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Godspanther

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Godspanther

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Svein

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The arc is the essential information here. What does it mean to know an arc of the circle? An arc has obviously at least three points which are enough to determine the circle.All you can see is A, B the straight lineand an arc representing an unknown number of degrees.

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Lnewqban

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Godspanther

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Lnewqban

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That formula exists, it is used in construction.

Is this homework?

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If you have the arc length above the chord, then we are left with two possibilities. If we have a third point, then we have the circle.

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hutchphd

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If one knows the sagitta then $$ r=\frac { s^2+l^2} {2s}$$ where ##l=AB/2##

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Godspanther

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Lol. No. I am 41 years old. I have a passing interest in forging. I am contemplating what would be the optimal degree of arc to create a perfect scimitar. The closest I can find online is this one. https://www.trueswords.com/Arabian-...vPlyZYonirFBQ-I4qoHK6Zjy3gk0mikuhmaxCVicPuhys But the blade is short. If I can find a formula I can print the picture, make the measurements and figure out the arc for a blade between 32-36 inches. I am still debating best blade length and will likely examine multiple designs.That formula exists, it is used in construction.

Is this homework?

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Lnewqban

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Very interesting project.Lol. No. I am 41 years old. I have a passing interest in forging. I am contemplating what would be the optimal degree of arc to create a perfect scimitar. The closest I can find online is this one. https://www.trueswords.com/Arabian-...vPlyZYonirFBQ-I4qoHK6Zjy3gk0mikuhmaxCVicPuhys But the blade is short. If I can find a formula I can print the picture, make the measurements and figure out the arc for a blade between 32-36 inches. I am still debating best blade length and will likely examine multiple designs.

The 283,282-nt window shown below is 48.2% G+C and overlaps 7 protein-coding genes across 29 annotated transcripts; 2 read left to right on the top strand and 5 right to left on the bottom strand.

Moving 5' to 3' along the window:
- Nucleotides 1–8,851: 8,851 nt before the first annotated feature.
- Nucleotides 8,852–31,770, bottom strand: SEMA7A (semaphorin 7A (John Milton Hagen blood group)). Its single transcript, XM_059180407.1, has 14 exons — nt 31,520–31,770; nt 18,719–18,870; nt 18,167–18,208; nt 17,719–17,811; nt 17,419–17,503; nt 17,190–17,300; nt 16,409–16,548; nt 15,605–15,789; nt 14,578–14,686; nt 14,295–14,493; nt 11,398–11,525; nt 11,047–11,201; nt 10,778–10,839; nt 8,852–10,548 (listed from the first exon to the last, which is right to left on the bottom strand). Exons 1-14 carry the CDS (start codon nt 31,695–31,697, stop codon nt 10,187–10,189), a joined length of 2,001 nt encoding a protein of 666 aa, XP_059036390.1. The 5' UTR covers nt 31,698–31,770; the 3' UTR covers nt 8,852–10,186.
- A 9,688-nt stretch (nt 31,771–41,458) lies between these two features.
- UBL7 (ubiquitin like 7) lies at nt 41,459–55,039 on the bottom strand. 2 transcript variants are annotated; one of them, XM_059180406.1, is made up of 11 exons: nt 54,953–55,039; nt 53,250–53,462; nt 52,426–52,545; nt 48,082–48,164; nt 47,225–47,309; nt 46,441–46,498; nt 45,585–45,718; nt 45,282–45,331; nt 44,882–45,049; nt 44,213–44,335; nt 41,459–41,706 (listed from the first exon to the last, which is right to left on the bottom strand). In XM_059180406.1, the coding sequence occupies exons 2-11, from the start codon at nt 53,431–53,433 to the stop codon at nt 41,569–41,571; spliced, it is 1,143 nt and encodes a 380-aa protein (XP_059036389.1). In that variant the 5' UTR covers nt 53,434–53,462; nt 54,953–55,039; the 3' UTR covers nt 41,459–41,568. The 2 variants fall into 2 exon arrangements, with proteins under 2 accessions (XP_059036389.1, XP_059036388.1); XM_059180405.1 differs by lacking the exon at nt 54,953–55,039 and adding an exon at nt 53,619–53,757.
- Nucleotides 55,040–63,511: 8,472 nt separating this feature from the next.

Please, see:

https://www.mathsisfun.com/geometry/arc.html

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Godspanther

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That is just the sort of thing I was looking for. That you very much.

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Svein

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First: I did not get the fact that you also have got the arc itself, not just the line AB. Second: The formula I quoted above is mathematically correct, but when the height is small relative to the width, the uncertainty in the radius calculation can easily be very large.Very interesting project.

Please, see:

https://www.mathsisfun.com/geometry/arc.html

View attachment 298580

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hutchphd

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uncertainty in the radius calculation can easily be very large.

Yes when grinding a telescope mirror you use it to calculate the depth of the sagitta required to produce a mirror of desired radius ( and therefore focus) from a circular glass blank. Commonly a "feeler" gauge of some sort is usually created to test "s" the sag depth as you grind (you call it "height"). Because you know l=AB/2 very accurately for the mirror blank the technique is quite precise.

But if you measure l with error ##\Delta l## then$$ r=\frac { s^2+l^2} {2s}$$ $$\Delta r=\frac {\partial r } {\partial l} \Delta l$$ $$\Delta r=\frac l s \Delta l$$ As you have noted

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Lnewqban

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You are absolutely correct; the method is as accurate as the measurements.First: I did not get the fact that you also have got the arc itself, not just the line AB. Second: The formula I quoted above is mathematically correct, but when the height is small relative to the width, the uncertainty in the radius calculation can easily be very large.

As you have seen, the OP just wants a rough estimate so he can shape a sword.

I have seen it used in buildings construction as well, where errors are not that critical either.

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Svein

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hutchphd

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For completeness sake:

if the errors are independent $$(\Delta r)^2=|\frac{\partial r}{\partial s}|^2 (\Delta s)^2+|\frac{\partial r}{\partial l}|^2|\Delta l)^2$$

For me the cleanest way to write this is

$$(\Delta r)^2=\left |1-\frac r s\right |^2~ (\Delta s)^2+\left|\frac l s\right |^2(~\Delta l)^2$$

(Revised)

If I can find a formula I can print the picture, make the measurements and figure out the arc for a blade between 32-36 inches. I am still debating best blade length and will likely examine multiple designs.

If the sword is really going to be a circular segment (no modifications) wouldn't it be easier just to make a big compass drawing with a stick (or string) and some chalk on cardboard? Anyhow you have (re) learned some geometry. Have fun

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